I have always been the type of mother who can get sort of snarky with her children. I can be a basic smart-aleck at times, giving speeches about how I am in charge here and do you know who you’re talking to? I’m not saying it’s a crime to be large-and-in-charge with your kids. There are times when it’s called for. But, there are also times when humility is the only route to a God-glorifying, loving relationship with your children.
Today, for instance. I gave Adelade a dose of large-and-in-charge Mama when it wasn’t necessary. All she did was ask me a simple question, right there at one-act play practice, a place where I had signed up so that I could have this great experience with her, working side by side as we put together a little piece of art to present to the world. I did this because I want to share my love for theater with her, and I wanted her to get a taste of the camaraderie and fun that comes with productions of this type.
But, when she asked me the question, I unnecessarily gave a retort that was a little biting, a little bit designed to put her in her place, whatever that means. I don’t even know why I answered her the way I did. She responded with submission, and the rehearsal went on. But, the way I had spoken to her ate at me for the rest of the evening, and I knew that I needed to apologize.
It’s difficult sometimes for parents to admit we’re wrong. We tend to think that if we do, we’re giving up some secret control that we have over our kids, as if they have any illusions whatsoever that we’re perfect. They know us better than we think they do, and they see our flaws plainly. Why do we try so hard to act like admitting wrong-doing makes us lose our authority with our kids? The reality is that when we humbly come before our kids with a sincere apology about our bad behavior, we are modeling godly reconciliation, and we’re giving our kids the opportunity to extend grace to us when we desperately need it.
I’ve noticed something about my humble moments with my kids. Each and every time that I humble myself and admit that I was wrong, my kids extend grace immediately. Not only that, but they empathize with me. They show understanding and forgiveness. And, they love me for caring enough to seek their forgiveness.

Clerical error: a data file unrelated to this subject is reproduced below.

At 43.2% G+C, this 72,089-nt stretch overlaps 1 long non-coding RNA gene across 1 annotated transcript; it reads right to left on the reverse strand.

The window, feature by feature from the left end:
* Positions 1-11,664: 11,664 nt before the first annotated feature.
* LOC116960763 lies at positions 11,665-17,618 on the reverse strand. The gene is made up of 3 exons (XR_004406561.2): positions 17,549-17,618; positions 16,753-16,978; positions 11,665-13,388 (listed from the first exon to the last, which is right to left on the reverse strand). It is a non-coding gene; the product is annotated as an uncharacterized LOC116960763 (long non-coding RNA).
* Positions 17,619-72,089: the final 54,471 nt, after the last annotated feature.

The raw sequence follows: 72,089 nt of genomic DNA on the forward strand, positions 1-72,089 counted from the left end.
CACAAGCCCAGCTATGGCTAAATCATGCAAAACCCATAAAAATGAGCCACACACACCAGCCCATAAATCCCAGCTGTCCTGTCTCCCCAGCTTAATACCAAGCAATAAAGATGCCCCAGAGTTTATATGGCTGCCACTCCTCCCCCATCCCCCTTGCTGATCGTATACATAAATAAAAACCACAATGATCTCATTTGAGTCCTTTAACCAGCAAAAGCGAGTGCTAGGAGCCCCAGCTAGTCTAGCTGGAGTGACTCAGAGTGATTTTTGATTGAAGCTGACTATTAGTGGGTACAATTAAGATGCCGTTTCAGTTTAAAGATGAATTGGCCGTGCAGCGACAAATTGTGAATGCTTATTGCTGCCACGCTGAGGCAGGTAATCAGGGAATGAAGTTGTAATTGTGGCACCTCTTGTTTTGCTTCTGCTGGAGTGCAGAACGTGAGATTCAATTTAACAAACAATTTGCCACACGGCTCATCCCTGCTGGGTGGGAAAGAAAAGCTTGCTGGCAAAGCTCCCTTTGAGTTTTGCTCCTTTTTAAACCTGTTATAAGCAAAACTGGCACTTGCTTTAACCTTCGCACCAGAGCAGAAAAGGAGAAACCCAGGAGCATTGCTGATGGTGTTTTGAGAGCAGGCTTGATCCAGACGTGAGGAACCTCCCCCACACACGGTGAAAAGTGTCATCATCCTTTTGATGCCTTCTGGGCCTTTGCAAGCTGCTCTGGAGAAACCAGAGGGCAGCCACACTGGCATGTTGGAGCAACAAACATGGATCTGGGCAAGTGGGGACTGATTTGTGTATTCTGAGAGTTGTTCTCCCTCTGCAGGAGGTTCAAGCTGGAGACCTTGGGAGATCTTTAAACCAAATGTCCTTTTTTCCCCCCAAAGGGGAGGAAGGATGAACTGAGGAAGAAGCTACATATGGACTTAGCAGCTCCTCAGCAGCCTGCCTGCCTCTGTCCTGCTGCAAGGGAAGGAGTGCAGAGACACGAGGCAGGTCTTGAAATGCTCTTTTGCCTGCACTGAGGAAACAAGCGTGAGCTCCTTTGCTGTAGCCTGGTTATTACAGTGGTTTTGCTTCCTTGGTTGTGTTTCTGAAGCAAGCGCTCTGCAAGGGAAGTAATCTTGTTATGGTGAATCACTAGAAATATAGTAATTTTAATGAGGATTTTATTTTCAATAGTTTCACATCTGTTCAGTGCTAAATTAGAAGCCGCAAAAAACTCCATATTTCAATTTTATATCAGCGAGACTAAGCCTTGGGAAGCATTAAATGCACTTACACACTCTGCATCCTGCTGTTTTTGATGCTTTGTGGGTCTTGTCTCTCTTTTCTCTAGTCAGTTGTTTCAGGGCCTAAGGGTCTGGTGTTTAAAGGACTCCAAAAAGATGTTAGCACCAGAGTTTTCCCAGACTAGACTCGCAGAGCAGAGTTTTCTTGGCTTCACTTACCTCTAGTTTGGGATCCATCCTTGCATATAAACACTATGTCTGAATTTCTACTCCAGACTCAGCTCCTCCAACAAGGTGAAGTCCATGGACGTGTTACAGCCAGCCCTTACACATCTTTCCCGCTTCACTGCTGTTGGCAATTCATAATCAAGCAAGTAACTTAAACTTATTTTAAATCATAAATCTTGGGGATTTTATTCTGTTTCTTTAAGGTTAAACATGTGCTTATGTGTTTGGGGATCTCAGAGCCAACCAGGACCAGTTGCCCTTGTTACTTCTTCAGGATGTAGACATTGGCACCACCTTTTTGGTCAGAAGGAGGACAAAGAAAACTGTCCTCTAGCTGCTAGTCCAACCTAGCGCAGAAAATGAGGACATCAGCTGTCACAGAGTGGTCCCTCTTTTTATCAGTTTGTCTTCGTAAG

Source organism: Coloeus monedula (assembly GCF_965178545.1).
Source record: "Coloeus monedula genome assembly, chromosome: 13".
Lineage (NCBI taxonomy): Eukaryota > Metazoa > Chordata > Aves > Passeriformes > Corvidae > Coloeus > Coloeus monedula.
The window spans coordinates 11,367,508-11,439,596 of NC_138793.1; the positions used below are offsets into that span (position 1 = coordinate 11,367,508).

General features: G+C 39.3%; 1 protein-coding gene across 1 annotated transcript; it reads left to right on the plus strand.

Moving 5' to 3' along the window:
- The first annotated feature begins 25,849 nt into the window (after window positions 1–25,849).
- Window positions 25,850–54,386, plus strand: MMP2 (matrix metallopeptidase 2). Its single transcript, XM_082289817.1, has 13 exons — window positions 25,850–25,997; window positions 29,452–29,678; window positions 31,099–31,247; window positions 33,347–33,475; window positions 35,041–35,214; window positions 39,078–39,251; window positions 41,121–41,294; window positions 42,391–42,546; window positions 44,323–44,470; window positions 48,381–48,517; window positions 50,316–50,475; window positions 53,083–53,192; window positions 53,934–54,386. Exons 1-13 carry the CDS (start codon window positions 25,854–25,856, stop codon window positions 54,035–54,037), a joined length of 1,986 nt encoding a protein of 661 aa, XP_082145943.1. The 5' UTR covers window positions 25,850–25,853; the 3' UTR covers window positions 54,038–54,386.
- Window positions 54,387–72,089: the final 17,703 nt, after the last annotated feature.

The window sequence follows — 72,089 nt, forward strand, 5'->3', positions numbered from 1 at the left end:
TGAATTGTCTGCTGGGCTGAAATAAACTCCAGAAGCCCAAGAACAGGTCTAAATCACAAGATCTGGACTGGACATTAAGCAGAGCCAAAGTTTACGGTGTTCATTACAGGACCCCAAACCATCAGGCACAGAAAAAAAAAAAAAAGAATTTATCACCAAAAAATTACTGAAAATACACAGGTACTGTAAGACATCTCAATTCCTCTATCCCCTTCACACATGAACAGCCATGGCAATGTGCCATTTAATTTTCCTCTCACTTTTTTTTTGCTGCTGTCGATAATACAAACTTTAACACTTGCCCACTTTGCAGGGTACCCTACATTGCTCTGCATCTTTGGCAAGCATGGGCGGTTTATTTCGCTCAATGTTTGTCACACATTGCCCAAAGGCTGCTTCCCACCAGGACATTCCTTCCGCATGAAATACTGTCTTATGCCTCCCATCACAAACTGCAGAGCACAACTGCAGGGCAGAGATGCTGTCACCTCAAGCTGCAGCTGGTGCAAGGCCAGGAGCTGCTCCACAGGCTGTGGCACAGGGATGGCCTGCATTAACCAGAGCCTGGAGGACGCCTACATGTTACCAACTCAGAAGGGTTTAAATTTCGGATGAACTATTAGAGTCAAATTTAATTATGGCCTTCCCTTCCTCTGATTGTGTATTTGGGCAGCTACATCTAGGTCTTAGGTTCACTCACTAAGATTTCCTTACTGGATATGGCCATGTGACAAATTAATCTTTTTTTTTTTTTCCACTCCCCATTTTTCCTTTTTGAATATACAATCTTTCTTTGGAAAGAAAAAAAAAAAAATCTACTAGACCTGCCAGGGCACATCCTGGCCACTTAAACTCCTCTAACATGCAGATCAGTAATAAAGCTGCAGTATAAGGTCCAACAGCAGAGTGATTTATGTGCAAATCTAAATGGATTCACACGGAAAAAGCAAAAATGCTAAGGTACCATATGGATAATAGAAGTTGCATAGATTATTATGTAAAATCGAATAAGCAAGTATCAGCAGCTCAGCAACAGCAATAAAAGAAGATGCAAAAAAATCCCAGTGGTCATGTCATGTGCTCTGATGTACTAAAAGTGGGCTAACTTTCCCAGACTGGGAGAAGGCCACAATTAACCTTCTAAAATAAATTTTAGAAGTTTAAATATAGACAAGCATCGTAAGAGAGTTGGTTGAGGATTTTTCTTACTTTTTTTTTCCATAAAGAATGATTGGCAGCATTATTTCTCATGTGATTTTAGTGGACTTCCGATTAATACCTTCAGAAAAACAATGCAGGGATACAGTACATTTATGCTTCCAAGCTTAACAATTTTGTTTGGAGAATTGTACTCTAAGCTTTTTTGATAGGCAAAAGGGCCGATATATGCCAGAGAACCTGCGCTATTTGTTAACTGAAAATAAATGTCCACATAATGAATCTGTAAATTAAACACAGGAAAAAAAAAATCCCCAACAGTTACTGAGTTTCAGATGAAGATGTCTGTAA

I see no reason for us to walk around with battle armor on, convincing ourselves that we can’t show any signs of weakness. Kids see right through that kind of phoniness, and our relationship with them is stunted by our pride. Through our humility our kids see our love and care for them and our grief over our own sins, both elements that will shape them as Christians.
When Adelade climbed into the car after dance class, I immediately apologized for the way I had talked to her at play rehearsal. I braced myself, wondering if she would express hurt or anger or sadness. But, you know what she did? She smiled and waved her hand in a dismissing gesture. It was no big deal, she said. I completely understood why you did that. I smiled back at her and told her there was no good reason for it, and that I’m sorry. I asked her if she could forgive me. Yes, she said, grinning as big as ever.
And, right there, Jesus showed me what love looks like through the understanding smile of my eldest beauty. I hope she saw, in some small way, what real Christianity looks like, she and I sitting there in the car on a rather gloomy November night, smiling at each other despite the fact I had once again been humbled by my own sins, and because of the fact that she once again extended grace.
It’s okay to be tough when we need to be. But, it’s imperative that we are humble and contrite and repentant when we need to be. One of the easiest mistakes to make in parenting is turning our authority over our children into an excuse to be pridefully phony, pretending that we are perfect and they are not. They are watching us to see how Christianity works. Our children need to see that we need grace from God and people, and that they have the power to extend it to us. They know we sin. They need to see us acknowledge it and make amends where we can. They need to see us humble ourselves before God and man and, yes, child. This is how we teach them what Christianity is and what it means to be a part of the Body of Christ.
If I quit reading your blog, will the Lord quit convicting me of sin in my life? Thank you for the nudge!
I have discovered that the more I ask for my children’s forgiveness, the easier it becomes. Maybe I sin against my children more than you do. 🙂 But I do love how they always forgive me and are willing to let it go and move on.
This spoke very strongly to me. I, too, have the often-displayed ability to put my children in their place with strong, snarky words. I find it especially apparent with my oldest, whose neediness combined with a desire to challenge authority presses all my control-and-authority-loving buttons. I am so thankful for her graciousness and forgiving spirit. Thank you for the good reminders!
I am encouraged. Thank you.